State accurately from memory the term used to describe the error check function of the DSC
system and with the aid of a handout discuss how this works;
Describe accurately from memory, the number and frequency of distress alerts transmitted by
ships’ equipment;
State correctly from memory the options available when addressing a DSC message;
Discuss accurately from memory a potential difficulty in terms of range of communications when
operating DSC equipment and the subsequent analogue RT equipment;
Discuss accurately from memory the meaning of the terms designated and undesignated DSC
distress alerts;
Demonstrate from memory, correct analysis of a DSC distress alert message on 15 out of 18
occasions;
Discuss accurately from memory how position information can be derived for DSC systems, and
the implications this may have for search area determination;

I:\CIRC\COMSAR\33.DOC
COMSAR/Circ.33
ANNEX 3
Page 20

Accurately from memory distinguish, on every occasion, between MMSI numbers for ship
stations, shore stations and groups of ship stations; and
State correctly from memory the 3 sources of information to enable the decoding of MMSI’s.

11.2 DSC frequencies

Aims: To determine the frequencies in use with the VHF, HF and MF DSC system, and the
procedure for subsequent RT communications.

Objectives: By the end of the session the participant will be able to:

List accurately from memory the frequency of MF DSC, the channel appropriate for VHF DSC,
and in each case the associated RT frequency and channel; and
List accurately with the aid of a handout the 5 frequencies of HF DSC and in each case the
associated RT frequencies.

11.3 DSC coast stations

Aims: To examine the configuration of DSC coast stations in the national SRR.

Objectives: By the end of the session the participant will be able to:

List correctly from memory the Rescue Co-ordination Centres and Coast Radio Stations in the
SRR which are provided with MF DSC.

11.4 DSC action by ship and coast stations

Aims: To explore in greatest possible depth the procedure laid down for operation of the DSC
system.

Objectives: By the end of the session the participant will be able to:

Discuss accurately from memory when a Rescue Co-ordination Centre should acknowledge a
Distress alert from a vessel at sea under varying circumstances:
1. Position is in the Rescue Co-ordination Centres SRR;
2. Position is outside the Rescue Co-ordination Centres SRR;
3. No position information is shown on alert;
Discuss accurately from memory the subsequent action required of a coast station having
acknowledged a DSC distress alert;
State correctly from memory under what circumstances a DSC distress alert would be
acknowledged by a ship station;
State correctly from memory under what circumstances a DSC distress relay would be transmitted
by a ship station;
State correctly from memory under what circumstances a DSC distress relay would normally be
transmitted by a coast station;

I:\CIRC\COMSAR\33.DOC
COMSAR/Circ.33
ANNEX 3
Page 21

Discuss accurately from memory the circumstances under which a DSC distress relay would be
transmitted by a coast station;
State correctly from memory what action is required by a coast station receiving a distress relay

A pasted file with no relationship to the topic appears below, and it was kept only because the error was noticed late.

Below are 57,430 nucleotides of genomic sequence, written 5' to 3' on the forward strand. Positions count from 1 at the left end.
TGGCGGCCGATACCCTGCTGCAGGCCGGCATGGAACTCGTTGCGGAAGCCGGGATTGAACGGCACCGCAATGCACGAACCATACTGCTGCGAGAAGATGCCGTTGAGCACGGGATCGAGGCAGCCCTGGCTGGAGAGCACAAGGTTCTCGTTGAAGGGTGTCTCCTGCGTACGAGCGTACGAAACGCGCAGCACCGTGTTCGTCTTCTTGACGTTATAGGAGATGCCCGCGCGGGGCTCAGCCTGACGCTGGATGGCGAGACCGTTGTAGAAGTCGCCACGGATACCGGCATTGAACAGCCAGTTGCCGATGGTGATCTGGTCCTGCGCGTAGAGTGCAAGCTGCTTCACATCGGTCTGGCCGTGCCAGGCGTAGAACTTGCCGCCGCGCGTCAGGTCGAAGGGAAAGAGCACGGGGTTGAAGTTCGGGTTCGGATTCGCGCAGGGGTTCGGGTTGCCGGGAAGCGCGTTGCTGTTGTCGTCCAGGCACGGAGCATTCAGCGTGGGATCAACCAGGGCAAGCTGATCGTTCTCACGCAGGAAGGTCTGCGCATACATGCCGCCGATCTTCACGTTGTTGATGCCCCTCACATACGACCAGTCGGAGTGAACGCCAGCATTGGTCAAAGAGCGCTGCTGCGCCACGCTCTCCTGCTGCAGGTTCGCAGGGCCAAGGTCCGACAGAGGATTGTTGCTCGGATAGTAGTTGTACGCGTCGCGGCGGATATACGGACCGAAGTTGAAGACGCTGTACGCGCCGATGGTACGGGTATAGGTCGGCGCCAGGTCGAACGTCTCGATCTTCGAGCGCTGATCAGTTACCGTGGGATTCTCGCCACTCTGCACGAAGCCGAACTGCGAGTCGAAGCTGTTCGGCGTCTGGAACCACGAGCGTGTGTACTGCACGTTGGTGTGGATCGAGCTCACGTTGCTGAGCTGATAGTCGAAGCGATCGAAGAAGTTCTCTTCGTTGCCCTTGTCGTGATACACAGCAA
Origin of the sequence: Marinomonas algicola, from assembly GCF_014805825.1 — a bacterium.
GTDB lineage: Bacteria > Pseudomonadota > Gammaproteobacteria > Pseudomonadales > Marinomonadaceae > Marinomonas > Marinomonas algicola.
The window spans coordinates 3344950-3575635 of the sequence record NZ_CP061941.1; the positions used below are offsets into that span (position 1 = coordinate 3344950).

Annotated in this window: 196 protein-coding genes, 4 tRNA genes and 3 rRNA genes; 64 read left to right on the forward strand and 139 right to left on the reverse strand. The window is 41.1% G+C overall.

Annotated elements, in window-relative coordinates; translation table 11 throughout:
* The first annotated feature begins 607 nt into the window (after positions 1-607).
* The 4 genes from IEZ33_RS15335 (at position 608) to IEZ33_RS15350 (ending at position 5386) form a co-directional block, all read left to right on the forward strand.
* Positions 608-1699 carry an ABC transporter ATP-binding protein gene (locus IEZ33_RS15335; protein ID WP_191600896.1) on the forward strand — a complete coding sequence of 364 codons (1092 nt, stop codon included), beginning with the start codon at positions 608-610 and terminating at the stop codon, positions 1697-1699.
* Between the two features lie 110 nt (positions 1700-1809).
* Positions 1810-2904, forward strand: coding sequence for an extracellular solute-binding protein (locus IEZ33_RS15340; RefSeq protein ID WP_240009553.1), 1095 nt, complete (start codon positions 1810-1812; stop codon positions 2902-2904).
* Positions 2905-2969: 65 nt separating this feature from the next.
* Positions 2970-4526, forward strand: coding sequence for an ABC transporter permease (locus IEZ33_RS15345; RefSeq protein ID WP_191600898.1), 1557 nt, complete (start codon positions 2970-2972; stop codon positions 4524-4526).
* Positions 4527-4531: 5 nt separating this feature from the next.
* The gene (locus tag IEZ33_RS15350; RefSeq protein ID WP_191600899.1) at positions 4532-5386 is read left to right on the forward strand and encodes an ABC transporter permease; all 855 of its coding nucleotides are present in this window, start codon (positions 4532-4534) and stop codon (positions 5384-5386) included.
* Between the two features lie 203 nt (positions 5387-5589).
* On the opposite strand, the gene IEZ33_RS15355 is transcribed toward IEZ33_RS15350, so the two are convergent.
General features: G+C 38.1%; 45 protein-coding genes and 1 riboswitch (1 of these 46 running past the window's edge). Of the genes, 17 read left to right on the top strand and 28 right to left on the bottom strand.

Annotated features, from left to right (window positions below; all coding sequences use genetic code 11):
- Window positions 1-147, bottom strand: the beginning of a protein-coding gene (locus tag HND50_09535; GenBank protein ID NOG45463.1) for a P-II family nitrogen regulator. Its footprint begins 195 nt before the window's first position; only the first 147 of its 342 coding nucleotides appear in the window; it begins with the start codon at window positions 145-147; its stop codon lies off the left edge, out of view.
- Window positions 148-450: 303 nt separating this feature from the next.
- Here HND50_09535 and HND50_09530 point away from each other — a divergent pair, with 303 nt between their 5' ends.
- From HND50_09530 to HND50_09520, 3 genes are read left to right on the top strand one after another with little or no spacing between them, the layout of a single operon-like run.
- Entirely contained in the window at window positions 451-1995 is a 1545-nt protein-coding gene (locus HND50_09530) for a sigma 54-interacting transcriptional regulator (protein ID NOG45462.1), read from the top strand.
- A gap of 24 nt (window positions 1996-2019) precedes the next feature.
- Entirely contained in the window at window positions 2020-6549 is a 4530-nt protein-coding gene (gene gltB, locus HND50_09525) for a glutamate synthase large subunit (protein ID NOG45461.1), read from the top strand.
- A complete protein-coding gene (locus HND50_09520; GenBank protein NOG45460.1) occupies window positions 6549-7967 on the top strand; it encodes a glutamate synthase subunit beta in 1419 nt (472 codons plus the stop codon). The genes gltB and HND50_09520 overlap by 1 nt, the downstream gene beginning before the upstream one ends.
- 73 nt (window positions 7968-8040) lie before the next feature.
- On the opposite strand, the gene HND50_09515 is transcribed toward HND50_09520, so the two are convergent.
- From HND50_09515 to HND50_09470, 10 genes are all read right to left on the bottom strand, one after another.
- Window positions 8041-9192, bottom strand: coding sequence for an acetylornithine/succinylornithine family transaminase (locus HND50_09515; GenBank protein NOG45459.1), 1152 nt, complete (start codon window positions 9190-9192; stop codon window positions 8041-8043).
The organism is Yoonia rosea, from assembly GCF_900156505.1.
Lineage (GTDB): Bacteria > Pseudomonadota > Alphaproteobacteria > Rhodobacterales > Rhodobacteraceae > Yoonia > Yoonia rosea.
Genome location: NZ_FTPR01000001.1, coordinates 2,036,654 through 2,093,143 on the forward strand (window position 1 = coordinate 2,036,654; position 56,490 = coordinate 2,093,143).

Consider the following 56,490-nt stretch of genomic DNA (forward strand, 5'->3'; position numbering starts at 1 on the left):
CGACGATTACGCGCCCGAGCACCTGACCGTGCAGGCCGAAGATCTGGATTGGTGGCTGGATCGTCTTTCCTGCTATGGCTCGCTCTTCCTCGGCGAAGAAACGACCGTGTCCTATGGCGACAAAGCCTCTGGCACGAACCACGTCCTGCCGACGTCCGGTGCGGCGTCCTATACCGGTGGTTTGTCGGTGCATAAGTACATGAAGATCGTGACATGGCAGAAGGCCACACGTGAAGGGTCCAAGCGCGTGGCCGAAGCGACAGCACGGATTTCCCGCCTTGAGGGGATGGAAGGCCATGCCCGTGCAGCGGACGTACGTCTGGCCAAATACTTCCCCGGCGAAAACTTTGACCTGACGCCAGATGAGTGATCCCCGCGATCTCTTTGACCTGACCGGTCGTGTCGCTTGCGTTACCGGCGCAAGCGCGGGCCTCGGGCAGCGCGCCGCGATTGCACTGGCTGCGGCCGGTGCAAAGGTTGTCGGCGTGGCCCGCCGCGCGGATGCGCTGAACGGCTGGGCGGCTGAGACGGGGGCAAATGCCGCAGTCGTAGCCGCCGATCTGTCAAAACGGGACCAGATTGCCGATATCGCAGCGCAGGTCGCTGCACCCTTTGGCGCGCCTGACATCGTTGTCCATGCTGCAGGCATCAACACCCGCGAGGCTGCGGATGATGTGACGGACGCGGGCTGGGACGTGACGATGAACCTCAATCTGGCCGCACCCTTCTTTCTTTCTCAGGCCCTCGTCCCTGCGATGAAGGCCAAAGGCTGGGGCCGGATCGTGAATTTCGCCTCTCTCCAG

from another coast station;
State accurately from memory what action is required by a coast station receiving a distress
acknowledgement from another coast station;
State accurately from memory what action is required by a coast station in receipt of a distress
relay from a ship station; and
State correctly from memory under what circumstances a DSC acknowledgement is required from
a coast station when dealing with urgency, safety and routine alerts.

11.5 Overview of HF DSC

Aims: To ensure that participants are aware of the HF DSC system, the areas it applies to and which
countries are directly involved.

Objectives: By the end of the session the participant will be able to:

Discuss accurately from memory the areas of the globe where HF radio can achieve propagation;
State correctly from memory how HF DSC and associated procedure compares to that of MF
DSC;
State correctly from memory where HF DSC coast radio stations are situated; and
State correctly from memory the message routing procedure from HF DSC stations to the
appropriate Rescue Co-ordination Centres for SAR action.

SECTION 12 - IMPLICATIONS OF THE GMDSS FOR RCC’S

12.1 Information gathering

Aims: To revisit the subject of information gathering, and examine the implications of the GMDSS
and other radio equipment in this area.

Objective: By the end of the session the participant will be able to:

List accurately from memory all 9 of the means available under GMDSS legislation and previous
legislation by which Rescue Co-ordination Centres can achieve broadcast action;
Discuss accurately, and from memory, in terms of target audience, the frequencies and/or
channels available for broadcast action;
Discuss accurately, and from memory, in terms of target area, the choice of communications
medium for broadcast action;
List correctly from memory the 4 potential means of holding reasonably secure telephone
communications with the Master of a ship;
Discuss accurately, with the aid of a handout, the concept of any radio link system calls through
CRS facilities;

I:\CIRC\COMSAR\33.DOC
COMSAR/Circ.33
ANNEX 3
Page 22

State correctly from memory on which of the Inmarsat systems, telephone connection is available;
State correctly from memory on which of the Inmarsat systems, telex connection is available;